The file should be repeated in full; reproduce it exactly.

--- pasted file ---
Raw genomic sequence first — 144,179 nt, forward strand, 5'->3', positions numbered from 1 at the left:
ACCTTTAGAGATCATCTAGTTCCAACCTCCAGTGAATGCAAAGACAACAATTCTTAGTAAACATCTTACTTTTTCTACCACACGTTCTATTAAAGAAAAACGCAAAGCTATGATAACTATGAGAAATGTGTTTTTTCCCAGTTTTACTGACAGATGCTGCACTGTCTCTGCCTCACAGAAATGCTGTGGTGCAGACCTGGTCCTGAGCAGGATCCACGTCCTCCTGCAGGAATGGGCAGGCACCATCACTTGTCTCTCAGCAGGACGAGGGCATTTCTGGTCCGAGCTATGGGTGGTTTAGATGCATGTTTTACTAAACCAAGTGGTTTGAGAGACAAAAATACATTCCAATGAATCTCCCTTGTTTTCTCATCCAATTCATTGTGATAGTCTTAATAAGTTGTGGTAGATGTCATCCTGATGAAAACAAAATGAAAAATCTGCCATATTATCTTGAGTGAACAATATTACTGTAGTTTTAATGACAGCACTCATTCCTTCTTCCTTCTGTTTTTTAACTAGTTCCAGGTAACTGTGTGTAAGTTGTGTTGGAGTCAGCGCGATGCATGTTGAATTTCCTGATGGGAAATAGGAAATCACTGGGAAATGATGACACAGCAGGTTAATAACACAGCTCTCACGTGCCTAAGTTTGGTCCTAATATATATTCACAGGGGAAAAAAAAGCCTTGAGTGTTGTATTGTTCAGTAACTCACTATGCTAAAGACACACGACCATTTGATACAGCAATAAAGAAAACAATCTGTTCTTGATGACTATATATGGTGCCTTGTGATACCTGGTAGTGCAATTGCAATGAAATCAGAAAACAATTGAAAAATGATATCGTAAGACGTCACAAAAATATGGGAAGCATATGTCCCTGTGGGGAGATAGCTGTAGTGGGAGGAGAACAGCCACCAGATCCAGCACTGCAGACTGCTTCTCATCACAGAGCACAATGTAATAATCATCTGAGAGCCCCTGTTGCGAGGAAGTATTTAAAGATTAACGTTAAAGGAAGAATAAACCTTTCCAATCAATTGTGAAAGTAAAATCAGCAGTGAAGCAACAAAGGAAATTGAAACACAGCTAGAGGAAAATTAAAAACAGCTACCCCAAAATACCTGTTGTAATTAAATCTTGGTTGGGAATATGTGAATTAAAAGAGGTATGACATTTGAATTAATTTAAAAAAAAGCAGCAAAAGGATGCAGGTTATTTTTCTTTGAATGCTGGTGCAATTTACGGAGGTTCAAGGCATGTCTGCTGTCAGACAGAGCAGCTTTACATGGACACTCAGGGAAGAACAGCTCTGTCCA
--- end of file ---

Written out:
Raw genomic sequence first — 144,179 nt, forward strand, 5'->3', positions numbered from 1 at the left:
ACCTTTAGAGATCATCTAGTTCCAACCTCCAGTGAATGCAAAGACAACAATTCTTAGTAAACATCTTACTTTTTCTACCACACGTTCTATTAAAGAAAAACGCAAAGCTATGATAACTATGAGAAATGTGTTTTTTCCCAGTTTTACTGACAGATGCTGCACTGTCTCTGCCTCACAGAAATGCTGTGGTGCAGACCTGGTCCTGAGCAGGATCCACGTCCTCCTGCAGGAATGGGCAGGCACCATCACTTGTCTCTCAGCAGGACGAGGGCATTTCTGGTCCGAGCTATGGGTGGTTTAGATGCATGTTTTACTAAACCAAGTGGTTTGAGAGACAAAAATACATTCCAATGAATCTCCCTTGTTTTCTCATCCAATTCATTGTGATAGTCTTAATAAGTTGTGGTAGATGTCATCCTGATGAAAACAAAATGAAAAATCTGCCATATTATCTTGAGTGAACAATATTACTGTAGTTTTAATGACAGCACTCATTCCTTCTTCCTTCTGTTTTTTAACTAGTTCCAGGTAACTGTGTGTAAGTTGTGTTGGAGTCAGCGCGATGCATGTTGAATTTCCTGATGGGAAATAGGAAATCACTGGGAAATGATGACACAGCAGGTTAATAACACAGCTCTCACGTGCCTAAGTTTGGTCCTAATATATATTCACAGGGGAAAAAAAAGCCTTGAGTGTTGTATTGTTCAGTAACTCACTATGCTAAAGACACACGACCATTTGATACAGCAATAAAGAAAACAATCTGTTCTTGATGACTATATATGGTGCCTTGTGATACCTGGTAGTGCAATTGCAATGAAATCAGAAAACAATTGAAAAATGATATCGTAAGACGTCACAAAAATATGGGAAGCATATGTCCCTGTGGGGAGATAGCTGTAGTGGGAGGAGAACAGCCACCAGATCCAGCACTGCAGACTGCTTCTCATCACAGAGCACAATGTAATAATCATCTGAGAGCCCCTGTTGCGAGGAAGTATTTAAAGATTAACGTTAAAGGAAGAATAAACCTTTCCAATCAATTGTGAAAGTAAAATCAGCAGTGAAGCAACAAAGGAAATTGAAACACAGCTAGAGGAAAATTAAAAACAGCTACCCCAAAATACCTGTTGTAATTAAATCTTGGTTGGGAATATGTGAATTAAAAGAGGTATGACATTTGAATTAATTTAAAAAAAAGCAGCAAAAGGATGCAGGTTATTTTTCTTTGAATGCTGGTGCAATTTACGGAGGTTCAAGGCATGTCTGCTGTCAGACAGAGCAGCTTTACATGGACACTCAGGGAAGAACAGCTCTGTCCA